Les Invalides

The Hôtel des Invalides was the most ambitious project under Louis XIV, after Versailles, and was built to welcome retired soldiers. Today it houses no less than four museums - and Napoleon Bonaparte's tomb.

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L'hotel des invalides accueille 4 musees à proximité de l'hotel d'Orsay paris

In 1670, Louis XIV, both horrified and uneasy at seeing so many former soldiers begging in the streets, ordered the sumptuous Hôtel des Invalides to be built, which, as its name suggests, was made for soldiers who had been decommissioned, either due to age or invalidity. It was the most ambitious building project of the king's reign, after Versailles. The plans were drawn up by the architect Libéral Bruant, who also worked on the Place Vendôme and the Hôtel de la Salpêtrière.  Jules-Hardouin Mansart, his student, took over the project and continued the building work. The conduct of the pensioners was very strict, like the architecture of the building, both austere and grandiose.

History of the Invalides

In 1690, about 6 000 men asked to be admitted, although the institution was designed for only 1 500 pensioners. Monarchs all over Europe were inspired by it to create their own military hospitals. The royal chapel in the building was constructed in 1706. Its daring dome sparkles with gold and rises to a height of 107 metres.  Inside, the large-scale fresco painted under the cupola by Charles de la Fosse has recently been restored. In 1840, Napoleon's ashes were placed there and the chapel became an imperial mausoleum. In 1861, the emperor's porphyry tomb, a colossal work by the Italian, Visconti, was placed in the funeral crypt, at the centre of the dome.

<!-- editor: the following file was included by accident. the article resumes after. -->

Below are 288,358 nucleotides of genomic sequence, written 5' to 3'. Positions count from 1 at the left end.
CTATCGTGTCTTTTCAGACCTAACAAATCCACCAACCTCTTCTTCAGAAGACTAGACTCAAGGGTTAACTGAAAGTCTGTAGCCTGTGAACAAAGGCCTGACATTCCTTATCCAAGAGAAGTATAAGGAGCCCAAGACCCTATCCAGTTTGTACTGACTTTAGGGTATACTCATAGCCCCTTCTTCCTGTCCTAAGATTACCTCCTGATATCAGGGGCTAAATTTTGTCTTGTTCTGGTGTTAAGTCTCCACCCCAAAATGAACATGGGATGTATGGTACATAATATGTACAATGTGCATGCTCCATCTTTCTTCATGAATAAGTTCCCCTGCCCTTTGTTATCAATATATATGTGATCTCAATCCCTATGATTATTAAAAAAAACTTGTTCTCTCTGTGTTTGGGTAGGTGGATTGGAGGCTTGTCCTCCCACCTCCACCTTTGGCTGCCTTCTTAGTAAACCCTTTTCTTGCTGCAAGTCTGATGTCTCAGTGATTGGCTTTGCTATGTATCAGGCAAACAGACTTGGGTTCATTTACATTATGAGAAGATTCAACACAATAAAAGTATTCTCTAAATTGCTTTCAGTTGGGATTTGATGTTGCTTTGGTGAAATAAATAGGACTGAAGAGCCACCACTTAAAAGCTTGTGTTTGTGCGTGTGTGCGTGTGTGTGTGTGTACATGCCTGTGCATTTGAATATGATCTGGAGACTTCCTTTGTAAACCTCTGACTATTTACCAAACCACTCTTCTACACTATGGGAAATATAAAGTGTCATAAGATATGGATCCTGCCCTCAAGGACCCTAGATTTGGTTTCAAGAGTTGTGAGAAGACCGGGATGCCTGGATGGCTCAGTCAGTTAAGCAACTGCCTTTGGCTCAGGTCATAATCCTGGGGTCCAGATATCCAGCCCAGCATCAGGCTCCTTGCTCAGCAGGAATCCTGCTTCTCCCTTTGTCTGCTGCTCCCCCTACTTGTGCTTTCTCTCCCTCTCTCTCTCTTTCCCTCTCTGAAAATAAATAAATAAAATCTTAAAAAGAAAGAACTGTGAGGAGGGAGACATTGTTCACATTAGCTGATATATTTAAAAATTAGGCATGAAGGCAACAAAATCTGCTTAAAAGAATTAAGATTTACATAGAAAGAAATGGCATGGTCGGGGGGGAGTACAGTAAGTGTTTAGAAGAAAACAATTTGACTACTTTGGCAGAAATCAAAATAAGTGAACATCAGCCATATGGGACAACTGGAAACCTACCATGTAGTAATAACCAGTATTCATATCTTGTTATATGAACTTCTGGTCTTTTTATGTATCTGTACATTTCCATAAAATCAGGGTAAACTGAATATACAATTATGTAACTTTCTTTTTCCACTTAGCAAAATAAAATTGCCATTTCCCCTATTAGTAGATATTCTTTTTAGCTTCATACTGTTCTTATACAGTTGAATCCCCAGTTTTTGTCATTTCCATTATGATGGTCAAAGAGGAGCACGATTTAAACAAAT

A concentration of collections and memoribilia of all kinds

Ideally placed facing the Seine, Alexander III Bridge and the Grand Palais, the Invalides houses four museums. The Army Museum, founded in 1905, has one of the most complete collections of any military museum in the world. The paintings, armour, uniforms and memorabilia of all kinds range across the centuries from Antiquity to the Second World War. Francis I's armour and Napoleon's death mask are on display, among other objects. The Musée des Plans et Reliefs contains a large number of models of cities, ports and strongholds made for Louis XIV. The Musée de l’Ordre de la Libération pays homage to those who were awarded the prestigious Order of the Liberation during the Second World War. The medal was created by General de Gaulle in London in November 1940. Lastly, the new 1939-1945 spaces, inaugurated on 18 June 2000, retrace the major actions of the Resistance, Free France units and the Allies.

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